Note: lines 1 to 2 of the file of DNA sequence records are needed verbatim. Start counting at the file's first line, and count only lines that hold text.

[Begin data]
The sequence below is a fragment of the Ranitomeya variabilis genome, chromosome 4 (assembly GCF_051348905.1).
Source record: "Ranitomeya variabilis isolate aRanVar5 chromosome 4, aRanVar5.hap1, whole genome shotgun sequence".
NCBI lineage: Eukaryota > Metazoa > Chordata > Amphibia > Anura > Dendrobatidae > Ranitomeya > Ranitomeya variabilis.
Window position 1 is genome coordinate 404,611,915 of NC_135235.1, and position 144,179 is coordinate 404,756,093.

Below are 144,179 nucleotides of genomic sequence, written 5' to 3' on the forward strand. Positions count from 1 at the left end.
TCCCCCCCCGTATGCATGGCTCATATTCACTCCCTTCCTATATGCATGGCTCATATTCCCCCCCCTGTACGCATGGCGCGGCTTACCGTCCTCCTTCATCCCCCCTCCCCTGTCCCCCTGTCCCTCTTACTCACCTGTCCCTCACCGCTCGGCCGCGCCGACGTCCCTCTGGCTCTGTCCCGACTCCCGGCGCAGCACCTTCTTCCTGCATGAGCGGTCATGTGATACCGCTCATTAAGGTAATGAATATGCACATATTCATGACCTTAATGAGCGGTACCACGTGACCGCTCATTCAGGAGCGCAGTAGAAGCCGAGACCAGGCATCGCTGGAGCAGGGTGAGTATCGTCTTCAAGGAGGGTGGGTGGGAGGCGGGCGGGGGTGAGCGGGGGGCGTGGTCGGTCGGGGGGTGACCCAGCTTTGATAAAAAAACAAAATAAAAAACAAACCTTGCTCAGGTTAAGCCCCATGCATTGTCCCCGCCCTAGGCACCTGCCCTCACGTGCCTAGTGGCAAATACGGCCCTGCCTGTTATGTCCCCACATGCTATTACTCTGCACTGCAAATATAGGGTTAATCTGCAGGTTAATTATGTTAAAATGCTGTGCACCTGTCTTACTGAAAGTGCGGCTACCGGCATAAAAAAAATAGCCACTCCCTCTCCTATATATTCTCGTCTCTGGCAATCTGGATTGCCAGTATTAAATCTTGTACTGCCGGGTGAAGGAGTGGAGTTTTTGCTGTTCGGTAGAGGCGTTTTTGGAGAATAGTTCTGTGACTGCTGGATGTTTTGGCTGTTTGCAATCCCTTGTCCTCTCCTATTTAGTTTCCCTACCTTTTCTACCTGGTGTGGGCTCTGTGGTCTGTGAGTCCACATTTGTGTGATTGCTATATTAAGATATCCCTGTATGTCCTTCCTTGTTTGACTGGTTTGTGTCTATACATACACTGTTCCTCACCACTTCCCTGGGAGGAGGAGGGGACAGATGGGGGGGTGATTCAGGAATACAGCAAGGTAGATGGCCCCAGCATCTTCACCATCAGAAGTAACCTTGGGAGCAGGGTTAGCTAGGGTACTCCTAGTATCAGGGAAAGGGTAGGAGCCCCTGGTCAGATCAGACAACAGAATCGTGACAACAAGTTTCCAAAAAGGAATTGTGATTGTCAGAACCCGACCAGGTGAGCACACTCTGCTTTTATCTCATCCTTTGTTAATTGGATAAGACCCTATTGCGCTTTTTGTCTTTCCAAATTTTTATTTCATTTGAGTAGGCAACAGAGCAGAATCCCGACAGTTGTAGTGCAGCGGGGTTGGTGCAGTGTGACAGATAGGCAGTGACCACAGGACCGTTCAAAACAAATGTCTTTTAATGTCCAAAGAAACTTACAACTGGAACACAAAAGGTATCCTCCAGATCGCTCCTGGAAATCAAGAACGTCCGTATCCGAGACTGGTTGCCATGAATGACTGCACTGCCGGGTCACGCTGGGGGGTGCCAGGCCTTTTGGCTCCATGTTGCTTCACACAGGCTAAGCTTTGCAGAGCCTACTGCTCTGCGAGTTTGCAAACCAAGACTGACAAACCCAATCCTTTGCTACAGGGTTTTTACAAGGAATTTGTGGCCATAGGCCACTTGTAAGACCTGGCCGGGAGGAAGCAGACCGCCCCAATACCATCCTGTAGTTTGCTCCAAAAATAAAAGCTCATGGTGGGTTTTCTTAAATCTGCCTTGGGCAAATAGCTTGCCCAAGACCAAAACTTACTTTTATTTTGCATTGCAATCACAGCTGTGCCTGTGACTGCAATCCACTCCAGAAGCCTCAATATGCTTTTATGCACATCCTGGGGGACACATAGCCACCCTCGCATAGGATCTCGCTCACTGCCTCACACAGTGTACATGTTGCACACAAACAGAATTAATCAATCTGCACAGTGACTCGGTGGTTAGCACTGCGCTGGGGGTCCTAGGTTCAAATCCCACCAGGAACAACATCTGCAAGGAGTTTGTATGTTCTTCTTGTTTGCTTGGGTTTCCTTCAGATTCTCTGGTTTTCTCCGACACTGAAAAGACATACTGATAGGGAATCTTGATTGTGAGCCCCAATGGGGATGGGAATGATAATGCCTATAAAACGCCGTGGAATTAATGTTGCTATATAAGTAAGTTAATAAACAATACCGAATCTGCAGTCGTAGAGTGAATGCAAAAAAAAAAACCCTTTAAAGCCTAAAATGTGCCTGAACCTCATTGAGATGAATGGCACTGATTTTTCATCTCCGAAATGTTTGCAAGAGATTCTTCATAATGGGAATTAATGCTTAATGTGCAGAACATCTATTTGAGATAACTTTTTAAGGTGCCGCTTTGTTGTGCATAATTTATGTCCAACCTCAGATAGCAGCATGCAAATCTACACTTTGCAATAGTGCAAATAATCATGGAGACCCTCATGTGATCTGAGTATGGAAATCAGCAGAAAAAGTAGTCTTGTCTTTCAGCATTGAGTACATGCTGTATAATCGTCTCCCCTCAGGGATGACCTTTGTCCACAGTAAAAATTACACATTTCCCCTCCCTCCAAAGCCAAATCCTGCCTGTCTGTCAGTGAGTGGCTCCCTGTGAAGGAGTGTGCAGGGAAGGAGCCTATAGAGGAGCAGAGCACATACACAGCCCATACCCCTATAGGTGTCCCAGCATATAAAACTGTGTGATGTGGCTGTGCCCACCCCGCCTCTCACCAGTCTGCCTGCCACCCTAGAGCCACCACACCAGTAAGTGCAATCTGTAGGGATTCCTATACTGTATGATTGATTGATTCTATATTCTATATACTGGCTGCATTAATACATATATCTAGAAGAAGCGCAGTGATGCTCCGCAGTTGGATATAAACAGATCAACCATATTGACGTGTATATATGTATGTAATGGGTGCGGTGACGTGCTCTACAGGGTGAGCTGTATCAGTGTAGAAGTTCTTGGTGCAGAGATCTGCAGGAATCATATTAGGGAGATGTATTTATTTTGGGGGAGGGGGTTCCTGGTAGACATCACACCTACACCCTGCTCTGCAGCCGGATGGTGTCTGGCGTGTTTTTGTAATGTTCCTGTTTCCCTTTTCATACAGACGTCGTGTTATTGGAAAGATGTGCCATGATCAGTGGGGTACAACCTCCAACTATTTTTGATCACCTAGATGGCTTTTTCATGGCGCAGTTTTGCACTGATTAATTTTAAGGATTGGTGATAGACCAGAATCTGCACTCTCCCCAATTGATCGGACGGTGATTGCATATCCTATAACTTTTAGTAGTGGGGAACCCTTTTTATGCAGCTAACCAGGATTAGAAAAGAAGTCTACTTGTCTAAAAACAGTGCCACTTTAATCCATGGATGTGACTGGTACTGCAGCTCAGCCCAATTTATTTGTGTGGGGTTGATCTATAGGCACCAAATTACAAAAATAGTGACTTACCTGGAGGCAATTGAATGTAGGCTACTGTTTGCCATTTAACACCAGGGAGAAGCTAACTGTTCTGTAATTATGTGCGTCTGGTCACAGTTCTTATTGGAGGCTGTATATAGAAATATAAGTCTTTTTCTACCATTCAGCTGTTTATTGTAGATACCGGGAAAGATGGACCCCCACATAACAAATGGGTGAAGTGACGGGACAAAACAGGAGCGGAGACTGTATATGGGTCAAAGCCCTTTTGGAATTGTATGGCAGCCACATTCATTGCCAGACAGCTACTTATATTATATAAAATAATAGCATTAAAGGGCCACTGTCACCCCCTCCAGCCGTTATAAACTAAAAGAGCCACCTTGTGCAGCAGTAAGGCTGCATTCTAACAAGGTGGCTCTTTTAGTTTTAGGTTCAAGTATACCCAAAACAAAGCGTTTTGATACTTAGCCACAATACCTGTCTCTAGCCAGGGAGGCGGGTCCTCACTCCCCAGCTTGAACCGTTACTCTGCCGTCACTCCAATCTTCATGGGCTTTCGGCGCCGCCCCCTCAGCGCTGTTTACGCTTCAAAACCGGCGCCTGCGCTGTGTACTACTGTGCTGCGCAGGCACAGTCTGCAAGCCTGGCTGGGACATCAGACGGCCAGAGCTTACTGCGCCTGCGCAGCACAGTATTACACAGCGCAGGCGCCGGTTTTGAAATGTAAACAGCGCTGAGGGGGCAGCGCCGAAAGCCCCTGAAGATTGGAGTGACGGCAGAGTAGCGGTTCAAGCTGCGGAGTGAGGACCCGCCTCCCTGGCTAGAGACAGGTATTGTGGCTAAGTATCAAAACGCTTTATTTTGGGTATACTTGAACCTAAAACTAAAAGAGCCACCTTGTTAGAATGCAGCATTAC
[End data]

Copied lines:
The sequence below is a fragment of the Ranitomeya variabilis genome, chromosome 4 (assembly GCF_051348905.1).
Source record: "Ranitomeya variabilis isolate aRanVar5 chromosome 4, aRanVar5.hap1, whole genome shotgun sequence".